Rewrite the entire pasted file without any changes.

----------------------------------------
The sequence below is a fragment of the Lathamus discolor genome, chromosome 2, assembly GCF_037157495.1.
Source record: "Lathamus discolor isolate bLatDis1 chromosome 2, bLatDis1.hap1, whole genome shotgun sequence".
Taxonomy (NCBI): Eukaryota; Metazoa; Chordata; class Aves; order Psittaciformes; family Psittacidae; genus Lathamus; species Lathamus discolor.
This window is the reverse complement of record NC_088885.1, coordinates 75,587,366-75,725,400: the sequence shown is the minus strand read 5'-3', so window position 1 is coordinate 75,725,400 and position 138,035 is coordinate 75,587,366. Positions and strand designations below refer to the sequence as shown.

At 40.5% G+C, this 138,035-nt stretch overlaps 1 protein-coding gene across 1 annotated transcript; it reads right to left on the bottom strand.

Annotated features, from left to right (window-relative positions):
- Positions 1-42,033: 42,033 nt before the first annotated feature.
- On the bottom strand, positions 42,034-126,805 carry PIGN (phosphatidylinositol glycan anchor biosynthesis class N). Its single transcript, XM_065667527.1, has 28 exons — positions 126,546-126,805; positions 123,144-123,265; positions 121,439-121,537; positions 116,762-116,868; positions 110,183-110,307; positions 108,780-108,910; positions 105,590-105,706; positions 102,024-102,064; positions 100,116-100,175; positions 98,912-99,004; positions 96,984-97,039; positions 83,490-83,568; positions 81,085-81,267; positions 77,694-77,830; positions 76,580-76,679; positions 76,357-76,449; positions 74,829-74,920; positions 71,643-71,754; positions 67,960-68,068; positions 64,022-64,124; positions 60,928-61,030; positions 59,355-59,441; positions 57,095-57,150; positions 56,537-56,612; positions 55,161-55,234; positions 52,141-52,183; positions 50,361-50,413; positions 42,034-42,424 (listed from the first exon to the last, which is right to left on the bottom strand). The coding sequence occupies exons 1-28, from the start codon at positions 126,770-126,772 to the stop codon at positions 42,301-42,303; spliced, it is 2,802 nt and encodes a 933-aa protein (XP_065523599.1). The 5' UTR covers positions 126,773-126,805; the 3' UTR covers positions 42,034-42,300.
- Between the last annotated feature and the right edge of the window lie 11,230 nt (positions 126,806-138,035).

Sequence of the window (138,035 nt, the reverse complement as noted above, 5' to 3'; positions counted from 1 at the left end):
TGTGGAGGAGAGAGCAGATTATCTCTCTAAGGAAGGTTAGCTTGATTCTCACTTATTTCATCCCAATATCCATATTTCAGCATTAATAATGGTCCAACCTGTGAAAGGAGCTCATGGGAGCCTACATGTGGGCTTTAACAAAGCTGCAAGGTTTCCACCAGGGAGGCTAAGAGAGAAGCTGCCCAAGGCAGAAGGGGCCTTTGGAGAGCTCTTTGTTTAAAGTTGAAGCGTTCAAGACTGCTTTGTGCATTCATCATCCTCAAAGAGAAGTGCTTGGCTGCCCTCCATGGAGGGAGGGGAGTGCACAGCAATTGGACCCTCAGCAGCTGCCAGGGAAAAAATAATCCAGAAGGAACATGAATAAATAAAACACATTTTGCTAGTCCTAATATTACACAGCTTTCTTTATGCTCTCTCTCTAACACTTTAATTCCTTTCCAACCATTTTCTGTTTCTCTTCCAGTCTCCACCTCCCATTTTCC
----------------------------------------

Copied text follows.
The sequence below is a fragment of the Lathamus discolor genome, chromosome 2, assembly GCF_037157495.1.
Source record: "Lathamus discolor isolate bLatDis1 chromosome 2, bLatDis1.hap1, whole genome shotgun sequence".
Taxonomy (NCBI): Eukaryota; Metazoa; Chordata; class Aves; order Psittaciformes; family Psittacidae; genus Lathamus; species Lathamus discolor.
This window is the reverse complement of record NC_088885.1, coordinates 75,587,366-75,725,400: the sequence shown is the minus strand read 5'-3', so window position 1 is coordinate 75,725,400 and position 138,035 is coordinate 75,587,366. Positions and strand designations below refer to the sequence as shown.

At 40.5% G+C, this 138,035-nt stretch overlaps 1 protein-coding gene across 1 annotated transcript; it reads right to left on the bottom strand.

Annotated features, from left to right (window-relative positions):
- Positions 1-42,033: 42,033 nt before the first annotated feature.
- On the bottom strand, positions 42,034-126,805 carry PIGN (phosphatidylinositol glycan anchor biosynthesis class N). Its single transcript, XM_065667527.1, has 28 exons — positions 126,546-126,805; positions 123,144-123,265; positions 121,439-121,537; positions 116,762-116,868; positions 110,183-110,307; positions 108,780-108,910; positions 105,590-105,706; positions 102,024-102,064; positions 100,116-100,175; positions 98,912-99,004; positions 96,984-97,039; positions 83,490-83,568; positions 81,085-81,267; positions 77,694-77,830; positions 76,580-76,679; positions 76,357-76,449; positions 74,829-74,920; positions 71,643-71,754; positions 67,960-68,068; positions 64,022-64,124; positions 60,928-61,030; positions 59,355-59,441; positions 57,095-57,150; positions 56,537-56,612; positions 55,161-55,234; positions 52,141-52,183; positions 50,361-50,413; positions 42,034-42,424 (listed from the first exon to the last, which is right to left on the bottom strand). The coding sequence occupies exons 1-28, from the start codon at positions 126,770-126,772 to the stop codon at positions 42,301-42,303; spliced, it is 2,802 nt and encodes a 933-aa protein (XP_065523599.1). The 5' UTR covers positions 126,773-126,805; the 3' UTR covers positions 42,034-42,300.
- Between the last annotated feature and the right edge of the window lie 11,230 nt (positions 126,806-138,035).

Sequence of the window (138,035 nt, the reverse complement as noted above, 5' to 3'; positions counted from 1 at the left end):
TGTGGAGGAGAGAGCAGATTATCTCTCTAAGGAAGGTTAGCTTGATTCTCACTTATTTCATCCCAATATCCATATTTCAGCATTAATAATGGTCCAACCTGTGAAAGGAGCTCATGGGAGCCTACATGTGGGCTTTAACAAAGCTGCAAGGTTTCCACCAGGGAGGCTAAGAGAGAAGCTGCCCAAGGCAGAAGGGGCCTTTGGAGAGCTCTTTGTTTAAAGTTGAAGCGTTCAAGACTGCTTTGTGCATTCATCATCCTCAAAGAGAAGTGCTTGGCTGCCCTCCATGGAGGGAGGGGAGTGCACAGCAATTGGACCCTCAGCAGCTGCCAGGGAAAAAATAATCCAGAAGGAACATGAATAAATAAAACACATTTTGCTAGTCCTAATATTACACAGCTTTCTTTATGCTCTCTCTCTAACACTTTAATTCCTTTCCAACCATTTTCTGTTTCTCTTCCAGTCTCCACCTCCCATTTTCC